Two familiar faces will remain on the Clay County Board of Supervisors.
Retired Iowa State Patrol trooper Joe Skow and longtime businessman Del Brockshus retained their seats with 4,940 votes and 4,401 votes, respectively. Businessman Brad Smith, the lone Democrat on the ballot, picked up 3,611 votes for 28.88 percent of the vote.
Brockshus echoed that sentiment.
"I want to express my appreciation and gratitude," he said. "I assured everyone I've done the same work I've done in the past and represent them the way I have."
Smith credited Skow and Brockshus for earning their positions.
"Del and Joe have done well for the county," Smith said. "I was just trying to get some different thinking in there. We'll see what tomorrow brings."
Smith said he would definitely consider running again, and he may have the opportunity to run for an empty seat in the future.
"This will be my last term," Brockshus announced. "I'm burning my signs -- what few I had."
He made it clear he has no intentions of being a lame duck, identifying several local and statewide issues he will continue to tackle.
"Certainly, we have the two physical projects: the jail and the west beltway," Brockshus said. "Those are two projects we've worked on some time and I'm glad to see those through.
"The concern I have with the county is the mental health redesigns the state is taking on -- removing responsibility of the counties to take care of their own ... and how that is going to affect everybody as far as taxes," Brockshus continued, referring to one of the committees of which he is a member.
"I'm glad Del was re-elected because he knows more about the mental health process in Clay County than any of the rest of the board members," Skow said. "We have a lot of confidence in his knowledge and leadership in that role."
Skow is looking forward to continuing to work with state legislators, including newly elected Rep. Megan Hess, to "either get more guidance or changes to do what's best for people that need that care. We do not want to resort to waiting lists for people who need help."
On the topic of commercial property taxes, which Gov. Terry Branstad has proposed be rolled back 40 percent over five years, Brockshus expressed optimism that reform would not hurt counties and cities.
"I'm hopeful that rather than just concentrate on simply commercial property tax that they will be revisiting the entire tax structure," Brockshus said. "A lot of what we do anymore is keeping an eye on what the state is doing and having input on decisions they're making."
While Brockshus plans to step away, he also plans to encourage others to run for office.
"I've had a number of people approach me about running for office and I always encourage them to do that regardless if they're Republican or Democrat, simply because the process is so great," Brockshus said. "I think it's a grand experiment and one that anyone who has any interest in running sure should take a shot."
Skow credited a high turnout for the results.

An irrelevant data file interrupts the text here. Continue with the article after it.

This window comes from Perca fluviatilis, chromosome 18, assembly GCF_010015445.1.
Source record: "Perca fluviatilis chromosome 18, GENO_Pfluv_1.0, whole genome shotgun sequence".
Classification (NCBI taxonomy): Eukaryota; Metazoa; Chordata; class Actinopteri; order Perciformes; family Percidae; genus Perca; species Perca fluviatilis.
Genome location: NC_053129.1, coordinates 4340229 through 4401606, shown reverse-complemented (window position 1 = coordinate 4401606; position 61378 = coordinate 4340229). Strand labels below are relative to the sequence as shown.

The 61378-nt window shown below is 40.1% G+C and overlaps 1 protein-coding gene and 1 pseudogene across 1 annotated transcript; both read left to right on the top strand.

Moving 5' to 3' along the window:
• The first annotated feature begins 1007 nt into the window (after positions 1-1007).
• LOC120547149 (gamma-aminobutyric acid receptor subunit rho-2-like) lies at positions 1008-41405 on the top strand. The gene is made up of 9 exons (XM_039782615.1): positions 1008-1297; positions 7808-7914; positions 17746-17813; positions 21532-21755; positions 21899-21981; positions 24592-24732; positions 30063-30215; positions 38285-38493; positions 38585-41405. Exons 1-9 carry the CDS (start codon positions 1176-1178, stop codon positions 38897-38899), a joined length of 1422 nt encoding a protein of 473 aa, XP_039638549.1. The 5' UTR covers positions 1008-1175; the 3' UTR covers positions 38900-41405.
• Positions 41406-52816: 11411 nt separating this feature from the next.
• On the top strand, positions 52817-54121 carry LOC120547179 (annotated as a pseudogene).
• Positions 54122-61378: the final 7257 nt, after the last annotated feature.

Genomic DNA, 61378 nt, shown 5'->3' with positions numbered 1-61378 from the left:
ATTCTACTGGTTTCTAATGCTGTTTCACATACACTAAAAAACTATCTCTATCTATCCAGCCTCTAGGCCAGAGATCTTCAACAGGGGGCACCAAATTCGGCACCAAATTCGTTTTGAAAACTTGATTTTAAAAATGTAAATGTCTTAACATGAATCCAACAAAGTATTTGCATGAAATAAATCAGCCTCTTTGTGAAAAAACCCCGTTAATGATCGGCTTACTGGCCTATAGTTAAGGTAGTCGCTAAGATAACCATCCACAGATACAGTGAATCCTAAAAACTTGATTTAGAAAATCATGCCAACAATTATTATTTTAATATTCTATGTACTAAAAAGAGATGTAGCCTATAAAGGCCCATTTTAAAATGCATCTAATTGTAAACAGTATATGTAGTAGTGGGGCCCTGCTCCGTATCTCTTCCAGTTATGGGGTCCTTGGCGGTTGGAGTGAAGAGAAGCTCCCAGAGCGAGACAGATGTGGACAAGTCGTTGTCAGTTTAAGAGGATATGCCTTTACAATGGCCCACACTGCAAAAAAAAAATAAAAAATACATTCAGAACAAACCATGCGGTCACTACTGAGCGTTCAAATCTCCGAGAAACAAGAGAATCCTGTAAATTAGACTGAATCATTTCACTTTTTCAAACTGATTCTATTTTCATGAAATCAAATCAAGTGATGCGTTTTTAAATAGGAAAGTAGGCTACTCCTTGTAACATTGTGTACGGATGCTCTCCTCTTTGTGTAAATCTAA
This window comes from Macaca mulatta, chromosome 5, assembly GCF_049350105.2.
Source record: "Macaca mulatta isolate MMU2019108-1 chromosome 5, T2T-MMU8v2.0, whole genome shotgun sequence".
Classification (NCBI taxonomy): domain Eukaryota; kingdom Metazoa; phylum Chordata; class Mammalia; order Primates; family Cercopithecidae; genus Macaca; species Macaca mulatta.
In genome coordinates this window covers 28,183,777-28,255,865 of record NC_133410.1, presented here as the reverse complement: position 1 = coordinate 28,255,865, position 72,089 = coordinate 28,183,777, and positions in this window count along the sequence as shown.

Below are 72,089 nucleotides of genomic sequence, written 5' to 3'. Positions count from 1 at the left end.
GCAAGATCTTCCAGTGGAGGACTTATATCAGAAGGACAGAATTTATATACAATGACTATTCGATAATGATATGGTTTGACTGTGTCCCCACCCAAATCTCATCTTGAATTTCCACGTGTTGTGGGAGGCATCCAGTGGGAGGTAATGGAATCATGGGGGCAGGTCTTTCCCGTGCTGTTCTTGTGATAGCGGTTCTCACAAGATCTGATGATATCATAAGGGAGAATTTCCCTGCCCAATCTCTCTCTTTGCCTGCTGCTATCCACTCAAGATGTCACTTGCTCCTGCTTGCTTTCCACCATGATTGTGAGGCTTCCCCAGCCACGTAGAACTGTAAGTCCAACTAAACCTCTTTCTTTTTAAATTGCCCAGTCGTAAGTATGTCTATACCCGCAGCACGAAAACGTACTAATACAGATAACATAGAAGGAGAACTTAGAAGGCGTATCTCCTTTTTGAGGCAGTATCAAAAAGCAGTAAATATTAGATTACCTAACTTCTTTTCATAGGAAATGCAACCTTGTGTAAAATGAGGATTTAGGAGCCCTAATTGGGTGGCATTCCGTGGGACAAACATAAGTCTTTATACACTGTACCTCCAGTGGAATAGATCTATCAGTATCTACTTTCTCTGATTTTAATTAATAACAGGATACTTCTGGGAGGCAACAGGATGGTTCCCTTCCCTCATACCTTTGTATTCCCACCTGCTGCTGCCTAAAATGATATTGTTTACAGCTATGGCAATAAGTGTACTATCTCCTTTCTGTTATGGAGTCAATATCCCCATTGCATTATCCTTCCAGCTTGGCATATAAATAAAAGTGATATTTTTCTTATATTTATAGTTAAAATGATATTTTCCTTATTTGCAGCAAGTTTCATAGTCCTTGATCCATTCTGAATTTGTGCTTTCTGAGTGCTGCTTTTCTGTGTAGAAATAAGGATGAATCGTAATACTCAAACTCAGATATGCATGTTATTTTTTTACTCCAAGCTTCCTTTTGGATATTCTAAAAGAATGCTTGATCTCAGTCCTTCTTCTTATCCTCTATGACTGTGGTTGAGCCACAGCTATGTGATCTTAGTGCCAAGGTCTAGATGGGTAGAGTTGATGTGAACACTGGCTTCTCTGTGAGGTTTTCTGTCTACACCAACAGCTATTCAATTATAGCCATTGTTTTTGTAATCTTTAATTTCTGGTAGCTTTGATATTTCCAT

"Thanks for the great turnout," Skow said. "I failed to mention in other interviews how much we appreciate all the township trustees and all the people who volunteer for Clay County. It's tremendous. I don't know what we'd do without them."
(R)Del Brockshus: 4,401 (35.2 percent)
(R)Joe Skow: 4,940 (39.51 percent)
(D)Brad Smith: 3,611 (28.88 percent)
"First of all, I just have to thank Jesus for this victory. Without faith, family and friends I don't know what I would do," Krukow said. "I want to thank my wife, my staff and all those people who supported me."
The sheriff also suggested this will be his last campaign.
Krukow captured 6,341 of the votes cast, while Koenig received support from 1,582 Clay County voters.
"I'm totally impressed with the people," Koenig said. "I have to say that I enjoyed doing it ... I didn't realize how many friends I had in the community, whether they voted for me or not. I live in the best part of Iowa and the best part of the United States."
He continued, "I hope people understood my point - the reason I was running - to bring some stuff in the open."
Koenig expressed a concern about the children, wanting to see a focus on the DARE program, and a need for what he suggested is great courtesy to the public.
"We'll see if Randy does what he says he's going to do," Koenig said.
Krukow is pleased he will remain in office to see the completion of the Clay County Jail.
"That was something that was put on us. The state definitely would have shut us down," Krukow said. "The inspector said to me, 'You know Randy, you'd have been shut down around the first of the year if this had not passed.'"
He added, "We would have been putting out $500,000 a year to another county for room and board."
Krukow noted his effort to get tough on drugs since taking the office, including his office's collaboration with the Northwest Iowa Drug Task Force.
"We've nipped some of those in the bud," Krukow said. "There's still plenty out there, but we've got them looking over their shoulders."
He also takes pride in working with the late Cynthia Beauman on the Lifesaver Iowa project, to assist in the safe care of the elderly and those with special needs.
(R)Randy Krukow: 6,341 (80.03 percent)
(NBP)Steve Koenig: 1,582 (19.97 percent)